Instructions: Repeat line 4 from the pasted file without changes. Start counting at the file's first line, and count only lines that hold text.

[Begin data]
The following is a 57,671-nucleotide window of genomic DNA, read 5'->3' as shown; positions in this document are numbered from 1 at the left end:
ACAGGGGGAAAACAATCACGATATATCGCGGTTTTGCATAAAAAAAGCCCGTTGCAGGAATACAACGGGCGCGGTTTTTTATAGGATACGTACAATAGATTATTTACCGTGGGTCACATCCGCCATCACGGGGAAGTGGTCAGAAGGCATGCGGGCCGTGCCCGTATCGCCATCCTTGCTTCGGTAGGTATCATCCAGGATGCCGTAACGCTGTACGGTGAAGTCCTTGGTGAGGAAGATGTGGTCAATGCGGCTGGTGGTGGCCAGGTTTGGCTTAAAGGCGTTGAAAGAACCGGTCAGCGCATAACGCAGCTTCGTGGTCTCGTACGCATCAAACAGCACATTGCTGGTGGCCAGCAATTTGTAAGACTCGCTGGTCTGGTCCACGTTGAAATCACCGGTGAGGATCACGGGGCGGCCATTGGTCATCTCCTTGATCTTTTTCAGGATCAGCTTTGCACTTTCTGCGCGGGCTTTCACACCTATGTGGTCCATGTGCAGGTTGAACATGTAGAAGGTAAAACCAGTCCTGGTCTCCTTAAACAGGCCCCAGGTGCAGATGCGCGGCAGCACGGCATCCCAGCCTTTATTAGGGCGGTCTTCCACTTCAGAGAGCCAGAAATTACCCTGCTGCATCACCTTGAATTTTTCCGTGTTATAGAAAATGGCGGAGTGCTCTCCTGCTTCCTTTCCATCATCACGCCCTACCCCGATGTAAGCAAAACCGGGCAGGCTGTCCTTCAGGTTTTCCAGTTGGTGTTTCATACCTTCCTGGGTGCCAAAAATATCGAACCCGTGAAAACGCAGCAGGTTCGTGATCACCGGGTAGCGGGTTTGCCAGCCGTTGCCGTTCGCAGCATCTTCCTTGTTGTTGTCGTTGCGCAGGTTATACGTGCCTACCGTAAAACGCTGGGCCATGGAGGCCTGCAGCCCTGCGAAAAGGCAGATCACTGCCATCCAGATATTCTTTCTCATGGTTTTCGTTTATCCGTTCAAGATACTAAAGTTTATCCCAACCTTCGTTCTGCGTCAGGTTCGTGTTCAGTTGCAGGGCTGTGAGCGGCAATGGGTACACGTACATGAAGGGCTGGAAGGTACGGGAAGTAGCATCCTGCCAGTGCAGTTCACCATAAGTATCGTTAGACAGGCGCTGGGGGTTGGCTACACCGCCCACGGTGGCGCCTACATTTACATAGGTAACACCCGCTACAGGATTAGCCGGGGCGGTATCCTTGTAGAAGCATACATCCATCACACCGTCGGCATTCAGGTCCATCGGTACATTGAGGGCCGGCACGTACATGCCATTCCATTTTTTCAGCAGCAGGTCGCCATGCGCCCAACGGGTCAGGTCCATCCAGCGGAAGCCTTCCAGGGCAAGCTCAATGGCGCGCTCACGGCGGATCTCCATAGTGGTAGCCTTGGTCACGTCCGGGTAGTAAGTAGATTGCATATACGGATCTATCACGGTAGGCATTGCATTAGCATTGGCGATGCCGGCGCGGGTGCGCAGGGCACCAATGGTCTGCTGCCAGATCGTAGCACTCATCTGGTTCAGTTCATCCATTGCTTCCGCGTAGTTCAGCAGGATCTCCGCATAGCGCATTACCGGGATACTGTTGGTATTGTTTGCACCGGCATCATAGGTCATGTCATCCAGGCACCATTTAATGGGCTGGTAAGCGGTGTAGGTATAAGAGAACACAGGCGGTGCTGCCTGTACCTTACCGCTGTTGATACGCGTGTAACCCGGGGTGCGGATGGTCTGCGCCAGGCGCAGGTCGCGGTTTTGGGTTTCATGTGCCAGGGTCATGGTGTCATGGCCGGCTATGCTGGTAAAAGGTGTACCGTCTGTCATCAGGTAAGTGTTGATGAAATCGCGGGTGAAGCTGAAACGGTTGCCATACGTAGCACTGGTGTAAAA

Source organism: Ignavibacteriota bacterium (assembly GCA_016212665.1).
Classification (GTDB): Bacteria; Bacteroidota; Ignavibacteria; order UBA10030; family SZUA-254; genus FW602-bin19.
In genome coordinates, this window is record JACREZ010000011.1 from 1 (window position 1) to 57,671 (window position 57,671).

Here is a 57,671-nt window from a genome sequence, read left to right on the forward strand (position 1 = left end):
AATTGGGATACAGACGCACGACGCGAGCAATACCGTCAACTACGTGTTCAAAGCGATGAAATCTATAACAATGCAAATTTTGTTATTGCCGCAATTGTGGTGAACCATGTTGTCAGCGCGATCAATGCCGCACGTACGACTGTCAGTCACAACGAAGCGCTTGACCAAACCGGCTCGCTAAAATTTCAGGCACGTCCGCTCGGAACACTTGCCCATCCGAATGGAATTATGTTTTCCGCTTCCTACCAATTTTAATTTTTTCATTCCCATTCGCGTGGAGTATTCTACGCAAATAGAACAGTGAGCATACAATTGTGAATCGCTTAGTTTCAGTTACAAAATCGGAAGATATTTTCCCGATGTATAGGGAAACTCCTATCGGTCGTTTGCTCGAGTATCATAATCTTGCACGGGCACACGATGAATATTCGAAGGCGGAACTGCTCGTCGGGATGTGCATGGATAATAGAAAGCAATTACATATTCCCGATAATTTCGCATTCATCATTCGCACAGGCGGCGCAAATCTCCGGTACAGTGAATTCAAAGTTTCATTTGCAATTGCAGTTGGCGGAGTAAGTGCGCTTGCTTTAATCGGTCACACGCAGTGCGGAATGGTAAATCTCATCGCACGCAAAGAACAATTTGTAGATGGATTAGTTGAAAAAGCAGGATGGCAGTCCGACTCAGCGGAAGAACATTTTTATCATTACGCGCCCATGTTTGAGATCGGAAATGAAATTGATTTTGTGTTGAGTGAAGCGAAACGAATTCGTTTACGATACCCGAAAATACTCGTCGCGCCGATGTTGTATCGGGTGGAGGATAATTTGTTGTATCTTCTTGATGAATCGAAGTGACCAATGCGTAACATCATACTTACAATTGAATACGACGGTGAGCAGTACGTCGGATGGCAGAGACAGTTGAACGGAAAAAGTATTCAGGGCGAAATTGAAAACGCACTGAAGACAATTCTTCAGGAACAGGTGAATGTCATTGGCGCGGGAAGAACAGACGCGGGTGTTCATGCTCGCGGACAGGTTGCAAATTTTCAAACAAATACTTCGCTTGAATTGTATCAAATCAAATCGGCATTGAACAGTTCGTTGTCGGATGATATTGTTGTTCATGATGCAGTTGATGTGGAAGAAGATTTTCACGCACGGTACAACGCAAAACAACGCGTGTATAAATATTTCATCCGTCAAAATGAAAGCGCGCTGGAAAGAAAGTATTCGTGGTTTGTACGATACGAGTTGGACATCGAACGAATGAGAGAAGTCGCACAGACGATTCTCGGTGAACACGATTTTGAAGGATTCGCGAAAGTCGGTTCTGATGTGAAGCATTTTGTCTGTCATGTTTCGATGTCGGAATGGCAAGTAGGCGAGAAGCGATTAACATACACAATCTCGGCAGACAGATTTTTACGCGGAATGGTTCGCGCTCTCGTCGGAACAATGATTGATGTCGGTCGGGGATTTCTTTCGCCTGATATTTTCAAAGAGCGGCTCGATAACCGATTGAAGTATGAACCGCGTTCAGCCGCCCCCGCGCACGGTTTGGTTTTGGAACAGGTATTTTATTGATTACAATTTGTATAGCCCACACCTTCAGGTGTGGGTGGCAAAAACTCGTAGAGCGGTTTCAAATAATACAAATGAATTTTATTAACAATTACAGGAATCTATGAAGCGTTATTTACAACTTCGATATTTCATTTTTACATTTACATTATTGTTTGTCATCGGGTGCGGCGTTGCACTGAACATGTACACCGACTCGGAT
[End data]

Classification (GTDB): Bacteria; Bacteroidota; Ignavibacteria; order UBA10030; family SZUA-254; genus FW602-bin19.